There is little doubt that taking a prenatal vitamin can make a difference in your child's life. A new study validates the importance of taking a prenatal vitamin for your child's cognitive development. The study found that failing to take a multivitamin during pregnancy could set a child back by a year by the time they reach secondary school.
Say Yes to Calcium
Because nutrition is a science, it is always being researched. Sometimes the findings can be confusing -- do calcium supplements increase the risk of heart disease? Research findings over the past few years have gone back and forth.
Last October, a widely reported study in the Journal of the American Heart Association once ...Read more
There is a terrific new Website on the USDA's My Plate site. It's designed to help families eat healthier and for all of us to turn January's resolutions into real solutions for healthy eating all throughout the year. It's called MyPlate, My Wins and includes videos of families as well as tips. Each week a different video focuses on an area of ...Read more
I am a believer in the tried and true when it comes to nutrition -- USDA's My Plate, with its emphasis on fruits and vegetables, lean protein and dairy and whole grains, still makes a whole lot of sense. Having said that, come January, we will see plenty of new diets pop up to take the place of Paleo, Atkins or the cabbage soup, but most of them...Read more
So if a food tastes good, it's going to make you gain weight, right?
Not according to recent research.
Despite the common perception that good-tasting food is unhealthy and causes obesity, new research from the Monell Center suggests that desirable taste in and of itself doesn't lead to weight gain.
Study authors found that good taste ...Read more
When it comes to eating, most of us think about eating less. We think we'd be healthier if we lost weight, exercised more -- and that may be true. But you may be surprised to find out that many of us need to think about getting a few more nutrients in our diet. Depending on lifestyle and eating habits, there are some nutrients that could be ...Read more
It's the "most wonderful time of the year" ... for stress. The busy stores, extra-commitments, social responsibilities, pressure of finding the perfect gift or cooking the perfect meal, travel realities, decorating, making family memories, and attending (or surviving!) holiday family gatherings may leave us less joy-filled and more stress-filled...Read more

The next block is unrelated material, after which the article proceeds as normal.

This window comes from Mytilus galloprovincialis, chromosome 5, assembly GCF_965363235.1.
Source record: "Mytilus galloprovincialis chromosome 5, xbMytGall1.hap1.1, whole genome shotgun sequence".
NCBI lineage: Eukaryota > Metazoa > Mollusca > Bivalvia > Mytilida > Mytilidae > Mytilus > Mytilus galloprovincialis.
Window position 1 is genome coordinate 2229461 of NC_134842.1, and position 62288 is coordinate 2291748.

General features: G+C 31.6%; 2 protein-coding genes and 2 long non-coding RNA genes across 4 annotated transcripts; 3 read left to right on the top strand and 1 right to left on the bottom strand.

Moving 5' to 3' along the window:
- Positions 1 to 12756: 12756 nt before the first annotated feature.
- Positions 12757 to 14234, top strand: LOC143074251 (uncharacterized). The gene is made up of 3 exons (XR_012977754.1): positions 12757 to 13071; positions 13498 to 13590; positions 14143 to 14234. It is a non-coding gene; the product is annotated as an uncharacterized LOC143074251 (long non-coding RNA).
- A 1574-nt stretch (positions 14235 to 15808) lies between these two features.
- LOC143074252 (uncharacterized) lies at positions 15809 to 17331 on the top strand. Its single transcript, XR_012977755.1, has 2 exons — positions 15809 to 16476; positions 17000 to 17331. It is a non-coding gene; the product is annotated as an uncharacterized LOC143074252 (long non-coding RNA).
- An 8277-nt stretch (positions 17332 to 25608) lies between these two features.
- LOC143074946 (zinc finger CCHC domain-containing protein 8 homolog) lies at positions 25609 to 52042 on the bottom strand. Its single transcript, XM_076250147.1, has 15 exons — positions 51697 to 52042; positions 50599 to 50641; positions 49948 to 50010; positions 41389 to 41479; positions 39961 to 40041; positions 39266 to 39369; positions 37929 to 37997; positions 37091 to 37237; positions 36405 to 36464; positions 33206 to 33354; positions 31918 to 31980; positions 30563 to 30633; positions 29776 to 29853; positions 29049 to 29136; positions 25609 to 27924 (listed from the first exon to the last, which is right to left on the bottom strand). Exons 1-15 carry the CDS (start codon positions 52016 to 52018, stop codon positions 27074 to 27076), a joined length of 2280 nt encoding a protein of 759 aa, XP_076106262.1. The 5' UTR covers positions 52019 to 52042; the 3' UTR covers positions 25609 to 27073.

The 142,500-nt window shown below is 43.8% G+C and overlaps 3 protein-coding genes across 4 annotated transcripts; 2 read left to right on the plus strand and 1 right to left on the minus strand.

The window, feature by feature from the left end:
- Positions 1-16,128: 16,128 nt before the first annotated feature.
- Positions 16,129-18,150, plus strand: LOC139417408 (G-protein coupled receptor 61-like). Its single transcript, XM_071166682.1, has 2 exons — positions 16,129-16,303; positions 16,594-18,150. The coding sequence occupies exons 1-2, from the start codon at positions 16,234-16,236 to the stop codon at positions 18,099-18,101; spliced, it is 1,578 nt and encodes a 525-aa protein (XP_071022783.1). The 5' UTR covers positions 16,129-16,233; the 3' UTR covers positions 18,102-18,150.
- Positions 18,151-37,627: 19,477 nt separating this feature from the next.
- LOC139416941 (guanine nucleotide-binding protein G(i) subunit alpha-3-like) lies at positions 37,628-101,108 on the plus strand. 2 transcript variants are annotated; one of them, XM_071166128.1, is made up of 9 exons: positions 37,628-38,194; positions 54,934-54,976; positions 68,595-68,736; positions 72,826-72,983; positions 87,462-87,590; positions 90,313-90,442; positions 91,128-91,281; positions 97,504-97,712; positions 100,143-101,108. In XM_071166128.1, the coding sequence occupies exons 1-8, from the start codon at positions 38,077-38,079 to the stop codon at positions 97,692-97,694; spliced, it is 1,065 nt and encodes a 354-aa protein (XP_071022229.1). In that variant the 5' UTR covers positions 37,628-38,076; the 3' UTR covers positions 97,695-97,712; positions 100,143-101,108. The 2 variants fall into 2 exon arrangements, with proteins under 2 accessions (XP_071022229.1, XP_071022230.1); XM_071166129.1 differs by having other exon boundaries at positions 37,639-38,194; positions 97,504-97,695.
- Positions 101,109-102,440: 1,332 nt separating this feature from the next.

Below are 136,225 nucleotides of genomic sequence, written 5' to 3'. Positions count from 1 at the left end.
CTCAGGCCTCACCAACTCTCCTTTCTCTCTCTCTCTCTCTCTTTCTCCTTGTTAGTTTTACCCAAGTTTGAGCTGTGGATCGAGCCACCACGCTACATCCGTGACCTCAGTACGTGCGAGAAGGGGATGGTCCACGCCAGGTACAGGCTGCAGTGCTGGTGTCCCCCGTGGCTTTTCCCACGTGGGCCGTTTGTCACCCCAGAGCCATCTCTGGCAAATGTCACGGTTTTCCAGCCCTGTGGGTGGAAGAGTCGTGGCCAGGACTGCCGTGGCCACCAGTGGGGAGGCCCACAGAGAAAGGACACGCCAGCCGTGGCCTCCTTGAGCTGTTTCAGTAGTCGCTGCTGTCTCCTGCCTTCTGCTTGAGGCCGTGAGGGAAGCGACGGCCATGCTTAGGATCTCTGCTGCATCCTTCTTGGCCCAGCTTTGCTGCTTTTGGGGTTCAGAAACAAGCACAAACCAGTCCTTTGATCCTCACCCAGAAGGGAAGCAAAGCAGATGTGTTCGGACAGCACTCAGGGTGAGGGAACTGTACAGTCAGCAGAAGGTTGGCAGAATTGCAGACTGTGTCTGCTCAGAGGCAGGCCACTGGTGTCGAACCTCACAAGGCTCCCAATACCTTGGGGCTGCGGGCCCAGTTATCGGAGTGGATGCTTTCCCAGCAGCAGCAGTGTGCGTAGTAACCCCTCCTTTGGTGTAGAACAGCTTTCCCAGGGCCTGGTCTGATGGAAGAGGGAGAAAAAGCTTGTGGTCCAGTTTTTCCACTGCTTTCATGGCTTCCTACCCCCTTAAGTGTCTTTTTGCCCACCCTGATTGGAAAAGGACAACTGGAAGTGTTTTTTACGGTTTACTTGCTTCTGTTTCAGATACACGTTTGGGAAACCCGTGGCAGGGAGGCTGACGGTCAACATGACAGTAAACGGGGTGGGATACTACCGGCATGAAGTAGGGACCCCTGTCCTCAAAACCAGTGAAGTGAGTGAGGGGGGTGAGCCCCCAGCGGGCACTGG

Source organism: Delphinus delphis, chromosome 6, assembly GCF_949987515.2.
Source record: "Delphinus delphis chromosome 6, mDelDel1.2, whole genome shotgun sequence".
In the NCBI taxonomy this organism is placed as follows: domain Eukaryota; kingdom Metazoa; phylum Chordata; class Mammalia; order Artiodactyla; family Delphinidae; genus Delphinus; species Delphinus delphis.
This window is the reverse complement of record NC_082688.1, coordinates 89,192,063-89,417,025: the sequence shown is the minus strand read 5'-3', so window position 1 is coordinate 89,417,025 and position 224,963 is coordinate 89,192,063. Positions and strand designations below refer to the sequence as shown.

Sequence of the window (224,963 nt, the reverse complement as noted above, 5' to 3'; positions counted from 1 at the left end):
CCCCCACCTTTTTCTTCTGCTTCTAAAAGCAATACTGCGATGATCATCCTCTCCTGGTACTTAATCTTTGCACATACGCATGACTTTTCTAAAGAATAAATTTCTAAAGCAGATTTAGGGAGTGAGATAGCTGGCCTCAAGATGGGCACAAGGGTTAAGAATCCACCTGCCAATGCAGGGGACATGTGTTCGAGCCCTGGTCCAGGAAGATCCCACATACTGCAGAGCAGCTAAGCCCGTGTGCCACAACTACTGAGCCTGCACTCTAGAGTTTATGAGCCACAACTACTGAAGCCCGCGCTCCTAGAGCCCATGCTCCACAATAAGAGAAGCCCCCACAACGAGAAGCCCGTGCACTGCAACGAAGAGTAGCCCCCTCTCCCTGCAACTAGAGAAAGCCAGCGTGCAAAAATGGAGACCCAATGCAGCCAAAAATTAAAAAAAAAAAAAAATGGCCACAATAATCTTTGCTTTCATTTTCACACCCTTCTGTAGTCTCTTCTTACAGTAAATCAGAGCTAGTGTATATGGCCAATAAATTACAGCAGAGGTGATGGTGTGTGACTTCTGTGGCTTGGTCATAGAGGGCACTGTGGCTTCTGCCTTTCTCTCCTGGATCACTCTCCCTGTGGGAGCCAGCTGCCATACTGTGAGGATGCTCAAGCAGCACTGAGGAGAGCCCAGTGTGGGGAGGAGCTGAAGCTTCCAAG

A new study finds that the glycemic index just can't be trusted. The study, done by researchers at Tufts University, found that an individual's blood sugar response to foods, which the glycemic index measures, varies widely.
What that means is your response to white rice can be totally different than mine.
Researchers found the glycemic index,...Read more
The Mystery of Jessica BensonC.K. Laurence
Jessica Benson is hot, beautiful, bisexual and dead. Her life and death intersects the drama of a professional football team and the detectives who are on the case. The author has been a student of crime activity and weaves an exciting story of mystery and intrigue, ...
Alzheimer's disease is the most common form of dementia and the sixth-leading cause of death in the U.S., according to a recent article in Cooking Light magazine. Most of us have had a loved one touched by the progressive, irreversible disorder where the brain's nerve cells degenerate, causing memory problems and behavior changes.
Sadly, ...Read more
Too Much Salt for Our Kids
Cardiovascular disease, including heart disease and stroke, kills more than 800,000 Americans each year. We know that too much salt may contribute to high blood pressure and increased cardiovascular risk. According to a new study in the "Journal of the Academy of Nutrition and Dietetics," American children are ...Read more
We all experience a little constipation from time to time. It can be a side effect of certain drugs, medical conditions and even aging, but it also can be a result of dehydration, a low-fiber diet and lack of exercise. However, it's certainly reversible -- with a fiber-rich diet and exercise.
Here are some additional tips from Environmental ...Read more
There's plenty of research that backs up the health benefits of the Mediterranean diet. It boosts longevity, lowers rates of heart disease and reduces rates of diabetes and some cancers.
The guidelines are simple - consume fresh vegetables, fruit, beans and whole grains daily; eat more seafood and less red meat and use plenty of heart-healthy ...Read more
Processed food has a bad reputation as a diet saboteur. It's blamed for our nation's obesity epidemic, high blood pressure and the prevalence of Type 2 diabetes. But processed food is more than boxed macaroni and cheese, potato chips and drive-thru hamburgers. It may be a surprise to learn that whole-wheat bread, homemade soup or a chopped ...Read more